How many species of Hexabranchus (Opisthobranchia : Dorididae) are there?
22(3) 289 - 301
Published: 06 December 2002
Anatomical examination of several specimens of Hexabranchus, collected from the extreme boundaries of its geographic range and other localities, revealed that there are two distinct species within this genus. One of these species is widely distributed throughout the tropical Indo-Pacific. The oldest available name for the Indo-Pacific species is Hexabranchus lacer (Cuvier, 1804). The study of the original type material of H. lacer confirmed that it is a senior synonym of other names introduced subsequently, including Hexabranchus sanguineus (Rüppell & Leuckart, 1830), which is the name most commonly used for this species. However, according to the provisions of the International Code of Zoological Nomenclature (Article 23.9.1), the name H. sanguineus has precedence over H. lacer, which has never been used as valid, except for the original description. Hexabranchus praetextus Ehrenberg, 1828 is also a senior synonym of H. sanguineus that has not been used as valid since its original description and it is also invalidated under the provisions of Article 23.9.1.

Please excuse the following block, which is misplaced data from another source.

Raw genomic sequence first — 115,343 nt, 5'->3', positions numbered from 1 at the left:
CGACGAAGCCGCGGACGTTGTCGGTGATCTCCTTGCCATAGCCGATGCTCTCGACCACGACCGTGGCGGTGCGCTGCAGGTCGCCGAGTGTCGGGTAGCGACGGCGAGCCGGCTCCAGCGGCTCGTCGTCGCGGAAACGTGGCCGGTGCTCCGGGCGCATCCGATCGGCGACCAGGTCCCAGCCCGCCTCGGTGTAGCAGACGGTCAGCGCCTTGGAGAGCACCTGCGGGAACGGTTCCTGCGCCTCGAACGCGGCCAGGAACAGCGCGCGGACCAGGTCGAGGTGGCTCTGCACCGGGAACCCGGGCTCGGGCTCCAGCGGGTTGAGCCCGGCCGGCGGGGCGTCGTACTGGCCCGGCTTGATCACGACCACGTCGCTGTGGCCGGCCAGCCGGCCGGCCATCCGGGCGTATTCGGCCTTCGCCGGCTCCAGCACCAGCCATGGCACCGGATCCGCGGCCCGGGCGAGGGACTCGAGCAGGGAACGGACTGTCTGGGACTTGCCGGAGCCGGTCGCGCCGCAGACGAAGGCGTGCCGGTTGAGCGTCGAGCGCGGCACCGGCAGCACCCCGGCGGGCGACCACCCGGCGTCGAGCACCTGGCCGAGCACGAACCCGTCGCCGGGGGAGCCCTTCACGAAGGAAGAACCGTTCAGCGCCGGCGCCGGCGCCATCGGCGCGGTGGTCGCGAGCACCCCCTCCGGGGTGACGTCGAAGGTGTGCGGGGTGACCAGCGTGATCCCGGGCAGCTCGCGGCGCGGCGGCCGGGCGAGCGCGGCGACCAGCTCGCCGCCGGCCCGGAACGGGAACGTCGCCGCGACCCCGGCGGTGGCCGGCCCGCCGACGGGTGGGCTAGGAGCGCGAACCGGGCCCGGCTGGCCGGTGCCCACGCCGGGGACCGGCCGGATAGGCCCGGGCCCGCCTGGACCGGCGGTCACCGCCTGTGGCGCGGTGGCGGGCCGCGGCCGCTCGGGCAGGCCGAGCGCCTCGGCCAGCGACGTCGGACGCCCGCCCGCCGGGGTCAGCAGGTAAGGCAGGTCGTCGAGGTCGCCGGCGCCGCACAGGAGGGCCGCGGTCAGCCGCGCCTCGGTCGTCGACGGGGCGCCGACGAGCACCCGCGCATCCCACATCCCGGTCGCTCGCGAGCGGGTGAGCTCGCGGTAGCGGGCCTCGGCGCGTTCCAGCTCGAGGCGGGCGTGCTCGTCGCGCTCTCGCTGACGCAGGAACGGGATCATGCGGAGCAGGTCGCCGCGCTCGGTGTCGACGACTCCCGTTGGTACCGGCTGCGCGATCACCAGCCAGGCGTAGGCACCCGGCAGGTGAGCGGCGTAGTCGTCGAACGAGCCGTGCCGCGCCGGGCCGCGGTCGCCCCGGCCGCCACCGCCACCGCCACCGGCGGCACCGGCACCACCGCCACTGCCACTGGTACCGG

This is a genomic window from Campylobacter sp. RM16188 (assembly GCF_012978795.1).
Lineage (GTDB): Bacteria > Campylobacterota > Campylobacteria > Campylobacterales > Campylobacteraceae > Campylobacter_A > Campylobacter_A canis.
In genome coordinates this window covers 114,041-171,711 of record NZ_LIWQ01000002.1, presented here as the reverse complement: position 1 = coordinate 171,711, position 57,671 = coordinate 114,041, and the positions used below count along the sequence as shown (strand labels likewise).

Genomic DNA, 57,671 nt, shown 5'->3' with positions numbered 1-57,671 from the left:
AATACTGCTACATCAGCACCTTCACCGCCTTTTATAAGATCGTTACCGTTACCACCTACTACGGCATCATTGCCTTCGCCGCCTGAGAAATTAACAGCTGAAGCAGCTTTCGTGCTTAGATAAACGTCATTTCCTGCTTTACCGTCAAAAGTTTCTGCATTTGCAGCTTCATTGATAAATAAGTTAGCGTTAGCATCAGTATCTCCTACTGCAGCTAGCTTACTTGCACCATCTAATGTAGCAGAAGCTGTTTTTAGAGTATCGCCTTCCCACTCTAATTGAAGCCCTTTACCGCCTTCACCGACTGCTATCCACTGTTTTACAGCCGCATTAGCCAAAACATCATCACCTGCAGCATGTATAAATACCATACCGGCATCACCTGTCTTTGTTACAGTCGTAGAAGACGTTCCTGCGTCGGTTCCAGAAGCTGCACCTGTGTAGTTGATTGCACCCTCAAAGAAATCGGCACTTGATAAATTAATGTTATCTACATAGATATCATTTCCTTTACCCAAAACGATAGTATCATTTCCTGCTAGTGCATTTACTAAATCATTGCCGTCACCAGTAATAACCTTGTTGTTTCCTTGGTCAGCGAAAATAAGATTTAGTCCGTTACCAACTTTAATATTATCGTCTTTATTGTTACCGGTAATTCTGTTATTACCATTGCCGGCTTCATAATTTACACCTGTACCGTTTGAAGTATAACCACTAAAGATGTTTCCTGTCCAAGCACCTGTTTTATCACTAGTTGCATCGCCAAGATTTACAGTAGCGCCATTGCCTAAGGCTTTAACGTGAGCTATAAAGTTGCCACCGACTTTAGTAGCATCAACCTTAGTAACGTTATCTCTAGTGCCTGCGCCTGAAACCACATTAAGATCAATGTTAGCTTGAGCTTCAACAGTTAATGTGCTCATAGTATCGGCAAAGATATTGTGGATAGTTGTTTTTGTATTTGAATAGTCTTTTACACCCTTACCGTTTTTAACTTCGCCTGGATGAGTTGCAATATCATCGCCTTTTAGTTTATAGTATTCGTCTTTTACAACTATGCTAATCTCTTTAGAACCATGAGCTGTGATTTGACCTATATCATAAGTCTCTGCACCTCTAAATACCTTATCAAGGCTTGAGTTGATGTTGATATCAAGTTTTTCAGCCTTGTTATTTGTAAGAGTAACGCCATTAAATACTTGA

The other species, Hexabranchus morsomus Ev. Marcus & Er. Marcus, 1962, appears to be endemic to the Caribbean Sea. Hexabranchus sanguineus and H. morsomus are clearly distinguishable by the morphology of the reproductive system and the radula. Hypotheses on the speciation process that took place in Hexabranchus, the possible origin of the two species and the geographic range of the genus are discussed.
Full text doi:10.1071/MR02012
© CSIRO 2002